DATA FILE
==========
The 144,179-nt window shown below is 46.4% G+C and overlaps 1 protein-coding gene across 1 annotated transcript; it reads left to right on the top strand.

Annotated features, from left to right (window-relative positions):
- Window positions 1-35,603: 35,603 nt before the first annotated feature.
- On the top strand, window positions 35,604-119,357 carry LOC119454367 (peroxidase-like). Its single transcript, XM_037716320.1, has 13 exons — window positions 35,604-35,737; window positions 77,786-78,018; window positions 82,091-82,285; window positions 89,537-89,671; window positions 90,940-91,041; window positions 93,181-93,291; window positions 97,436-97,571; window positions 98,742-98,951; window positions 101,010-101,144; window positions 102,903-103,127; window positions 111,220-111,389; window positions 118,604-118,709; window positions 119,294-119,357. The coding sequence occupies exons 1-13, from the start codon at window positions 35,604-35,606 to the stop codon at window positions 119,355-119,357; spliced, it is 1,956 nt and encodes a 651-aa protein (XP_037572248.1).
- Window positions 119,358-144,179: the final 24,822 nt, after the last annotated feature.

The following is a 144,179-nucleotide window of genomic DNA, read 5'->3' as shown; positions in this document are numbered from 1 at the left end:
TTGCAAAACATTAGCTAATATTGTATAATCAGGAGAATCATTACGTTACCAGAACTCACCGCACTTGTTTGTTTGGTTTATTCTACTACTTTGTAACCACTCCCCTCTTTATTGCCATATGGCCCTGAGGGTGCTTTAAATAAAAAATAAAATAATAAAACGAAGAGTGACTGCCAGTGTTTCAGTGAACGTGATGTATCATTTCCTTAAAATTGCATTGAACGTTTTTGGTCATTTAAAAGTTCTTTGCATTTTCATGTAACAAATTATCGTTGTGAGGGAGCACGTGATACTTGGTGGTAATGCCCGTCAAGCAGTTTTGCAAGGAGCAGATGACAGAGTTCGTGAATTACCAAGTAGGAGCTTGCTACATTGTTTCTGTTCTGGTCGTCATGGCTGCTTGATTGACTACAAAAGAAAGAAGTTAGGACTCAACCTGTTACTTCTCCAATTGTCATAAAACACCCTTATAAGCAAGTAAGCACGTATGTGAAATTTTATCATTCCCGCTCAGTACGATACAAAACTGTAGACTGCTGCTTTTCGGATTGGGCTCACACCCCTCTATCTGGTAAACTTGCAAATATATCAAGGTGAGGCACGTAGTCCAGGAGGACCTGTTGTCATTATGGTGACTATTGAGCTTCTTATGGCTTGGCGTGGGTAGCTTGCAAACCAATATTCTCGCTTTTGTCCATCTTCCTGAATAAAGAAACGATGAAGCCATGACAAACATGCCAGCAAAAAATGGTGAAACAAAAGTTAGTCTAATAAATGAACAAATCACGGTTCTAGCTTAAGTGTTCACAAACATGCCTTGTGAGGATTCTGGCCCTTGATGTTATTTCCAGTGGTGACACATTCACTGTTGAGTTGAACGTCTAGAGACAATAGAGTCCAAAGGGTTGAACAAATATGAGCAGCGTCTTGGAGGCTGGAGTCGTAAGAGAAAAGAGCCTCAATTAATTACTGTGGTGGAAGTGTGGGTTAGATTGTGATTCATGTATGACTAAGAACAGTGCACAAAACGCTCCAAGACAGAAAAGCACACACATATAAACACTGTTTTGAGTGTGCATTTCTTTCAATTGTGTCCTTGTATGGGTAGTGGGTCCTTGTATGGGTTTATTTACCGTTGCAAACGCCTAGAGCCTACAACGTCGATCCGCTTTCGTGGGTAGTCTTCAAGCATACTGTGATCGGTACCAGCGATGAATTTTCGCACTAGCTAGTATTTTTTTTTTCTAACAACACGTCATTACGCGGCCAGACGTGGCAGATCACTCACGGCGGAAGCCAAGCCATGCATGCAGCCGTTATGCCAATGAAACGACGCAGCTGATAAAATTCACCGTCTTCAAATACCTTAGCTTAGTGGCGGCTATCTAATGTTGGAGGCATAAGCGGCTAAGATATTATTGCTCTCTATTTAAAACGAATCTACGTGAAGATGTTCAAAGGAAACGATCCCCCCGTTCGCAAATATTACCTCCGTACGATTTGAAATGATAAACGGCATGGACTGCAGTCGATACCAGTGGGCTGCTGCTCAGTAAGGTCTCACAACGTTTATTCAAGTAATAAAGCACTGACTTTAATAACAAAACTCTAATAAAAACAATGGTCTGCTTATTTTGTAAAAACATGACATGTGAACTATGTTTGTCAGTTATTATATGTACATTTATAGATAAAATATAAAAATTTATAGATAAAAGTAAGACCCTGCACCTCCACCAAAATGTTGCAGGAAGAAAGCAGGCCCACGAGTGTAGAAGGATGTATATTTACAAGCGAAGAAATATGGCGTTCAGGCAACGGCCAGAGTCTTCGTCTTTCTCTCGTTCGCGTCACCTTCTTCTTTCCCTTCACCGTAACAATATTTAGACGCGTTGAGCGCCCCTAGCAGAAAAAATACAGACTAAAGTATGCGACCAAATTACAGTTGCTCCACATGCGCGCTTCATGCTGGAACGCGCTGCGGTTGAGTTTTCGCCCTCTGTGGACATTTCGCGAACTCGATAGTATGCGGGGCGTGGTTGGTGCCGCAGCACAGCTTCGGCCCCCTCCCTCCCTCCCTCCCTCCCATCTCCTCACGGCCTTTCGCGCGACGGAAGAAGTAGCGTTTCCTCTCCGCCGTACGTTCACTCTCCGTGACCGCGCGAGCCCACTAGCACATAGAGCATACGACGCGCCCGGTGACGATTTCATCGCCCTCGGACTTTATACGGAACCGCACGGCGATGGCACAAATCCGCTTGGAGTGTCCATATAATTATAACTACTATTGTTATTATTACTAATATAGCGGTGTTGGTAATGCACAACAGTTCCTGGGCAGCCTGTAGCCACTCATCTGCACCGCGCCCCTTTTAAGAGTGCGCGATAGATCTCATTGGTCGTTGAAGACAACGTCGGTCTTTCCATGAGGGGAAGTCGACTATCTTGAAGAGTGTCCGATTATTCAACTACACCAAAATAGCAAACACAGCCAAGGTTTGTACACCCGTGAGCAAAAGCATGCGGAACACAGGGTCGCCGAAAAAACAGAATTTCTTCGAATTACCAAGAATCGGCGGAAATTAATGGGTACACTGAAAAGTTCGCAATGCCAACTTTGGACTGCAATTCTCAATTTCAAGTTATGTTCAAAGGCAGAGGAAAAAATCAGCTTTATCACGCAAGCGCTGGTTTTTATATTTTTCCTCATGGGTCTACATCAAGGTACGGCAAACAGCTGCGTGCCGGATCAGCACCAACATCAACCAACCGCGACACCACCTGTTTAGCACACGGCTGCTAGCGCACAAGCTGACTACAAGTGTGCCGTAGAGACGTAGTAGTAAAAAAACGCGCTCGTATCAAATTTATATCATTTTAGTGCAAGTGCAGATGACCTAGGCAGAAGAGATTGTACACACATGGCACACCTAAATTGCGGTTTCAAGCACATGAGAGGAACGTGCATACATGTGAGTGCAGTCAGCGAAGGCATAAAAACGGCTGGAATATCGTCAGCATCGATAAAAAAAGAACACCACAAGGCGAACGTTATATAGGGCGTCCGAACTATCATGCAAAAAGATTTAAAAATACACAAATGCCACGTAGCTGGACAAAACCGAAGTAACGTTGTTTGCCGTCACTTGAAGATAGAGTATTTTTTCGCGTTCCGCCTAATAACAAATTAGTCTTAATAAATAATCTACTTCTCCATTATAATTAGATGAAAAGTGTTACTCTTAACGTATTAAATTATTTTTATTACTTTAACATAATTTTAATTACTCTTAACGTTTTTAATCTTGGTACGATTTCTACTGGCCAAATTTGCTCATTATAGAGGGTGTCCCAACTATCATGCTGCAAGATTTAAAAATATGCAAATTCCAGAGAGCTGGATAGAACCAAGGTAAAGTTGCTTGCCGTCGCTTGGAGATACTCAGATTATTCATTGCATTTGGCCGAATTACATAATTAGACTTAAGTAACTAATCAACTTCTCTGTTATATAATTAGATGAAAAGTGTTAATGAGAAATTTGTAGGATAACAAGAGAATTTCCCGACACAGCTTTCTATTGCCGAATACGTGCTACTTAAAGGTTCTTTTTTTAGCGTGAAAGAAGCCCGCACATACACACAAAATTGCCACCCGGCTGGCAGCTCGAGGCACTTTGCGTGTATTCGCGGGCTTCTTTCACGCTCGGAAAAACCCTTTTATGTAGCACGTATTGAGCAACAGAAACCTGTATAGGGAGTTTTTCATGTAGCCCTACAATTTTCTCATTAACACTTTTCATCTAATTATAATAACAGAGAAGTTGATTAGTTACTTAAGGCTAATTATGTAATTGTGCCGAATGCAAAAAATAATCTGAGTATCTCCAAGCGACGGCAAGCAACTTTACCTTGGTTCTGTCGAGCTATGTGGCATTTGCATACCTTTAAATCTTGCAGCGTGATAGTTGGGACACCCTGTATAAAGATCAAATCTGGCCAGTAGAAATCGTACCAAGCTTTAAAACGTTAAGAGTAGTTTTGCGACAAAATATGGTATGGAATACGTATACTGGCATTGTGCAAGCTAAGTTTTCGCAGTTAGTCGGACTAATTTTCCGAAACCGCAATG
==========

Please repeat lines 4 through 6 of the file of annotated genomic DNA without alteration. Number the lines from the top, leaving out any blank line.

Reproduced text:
- On the top strand, window positions 35,604-119,357 carry LOC119454367 (peroxidase-like). Its single transcript, XM_037716320.1, has 13 exons — window positions 35,604-35,737; window positions 77,786-78,018; window positions 82,091-82,285; window positions 89,537-89,671; window positions 90,940-91,041; window positions 93,181-93,291; window positions 97,436-97,571; window positions 98,742-98,951; window positions 101,010-101,144; window positions 102,903-103,127; window positions 111,220-111,389; window positions 118,604-118,709; window positions 119,294-119,357. The coding sequence occupies exons 1-13, from the start codon at window positions 35,604-35,606 to the stop codon at window positions 119,355-119,357; spliced, it is 1,956 nt and encodes a 651-aa protein (XP_037572248.1).
- Window positions 119,358-144,179: the final 24,822 nt, after the last annotated feature.

The following is a 144,179-nucleotide window of genomic DNA, read 5'->3' as shown; positions in this document are numbered from 1 at the left end: